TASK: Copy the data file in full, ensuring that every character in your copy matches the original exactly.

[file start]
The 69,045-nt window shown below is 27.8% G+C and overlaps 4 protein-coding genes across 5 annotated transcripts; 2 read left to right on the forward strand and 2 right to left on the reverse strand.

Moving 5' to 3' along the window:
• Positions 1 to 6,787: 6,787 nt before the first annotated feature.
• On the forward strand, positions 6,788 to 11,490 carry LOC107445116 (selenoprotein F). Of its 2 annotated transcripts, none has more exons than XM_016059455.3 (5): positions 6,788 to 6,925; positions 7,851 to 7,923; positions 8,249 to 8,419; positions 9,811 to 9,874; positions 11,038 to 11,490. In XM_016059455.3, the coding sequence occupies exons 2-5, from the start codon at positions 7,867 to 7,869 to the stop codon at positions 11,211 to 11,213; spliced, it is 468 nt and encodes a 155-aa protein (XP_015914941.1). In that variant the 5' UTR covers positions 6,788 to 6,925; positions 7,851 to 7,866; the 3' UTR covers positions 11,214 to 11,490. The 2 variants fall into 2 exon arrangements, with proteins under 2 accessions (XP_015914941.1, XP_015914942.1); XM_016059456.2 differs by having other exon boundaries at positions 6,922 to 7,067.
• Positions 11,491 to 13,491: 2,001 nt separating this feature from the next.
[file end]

The 69,045-nt window shown below is 27.8% G+C and overlaps 4 protein-coding genes across 5 annotated transcripts; 2 read left to right on the forward strand and 2 right to left on the reverse strand.

Moving 5' to 3' along the window:
• Positions 1 to 6,787: 6,787 nt before the first annotated feature.
• On the forward strand, positions 6,788 to 11,490 carry LOC107445116 (selenoprotein F). Of its 2 annotated transcripts, none has more exons than XM_016059455.3 (5): positions 6,788 to 6,925; positions 7,851 to 7,923; positions 8,249 to 8,419; positions 9,811 to 9,874; positions 11,038 to 11,490. In XM_016059455.3, the coding sequence occupies exons 2-5, from the start codon at positions 7,867 to 7,869 to the stop codon at positions 11,211 to 11,213; spliced, it is 468 nt and encodes a 155-aa protein (XP_015914941.1). In that variant the 5' UTR covers positions 6,788 to 6,925; positions 7,851 to 7,866; the 3' UTR covers positions 11,214 to 11,490. The 2 variants fall into 2 exon arrangements, with proteins under 2 accessions (XP_015914941.1, XP_015914942.1); XM_016059456.2 differs by having other exon boundaries at positions 6,922 to 7,067.
• Positions 11,491 to 13,491: 2,001 nt separating this feature from the next.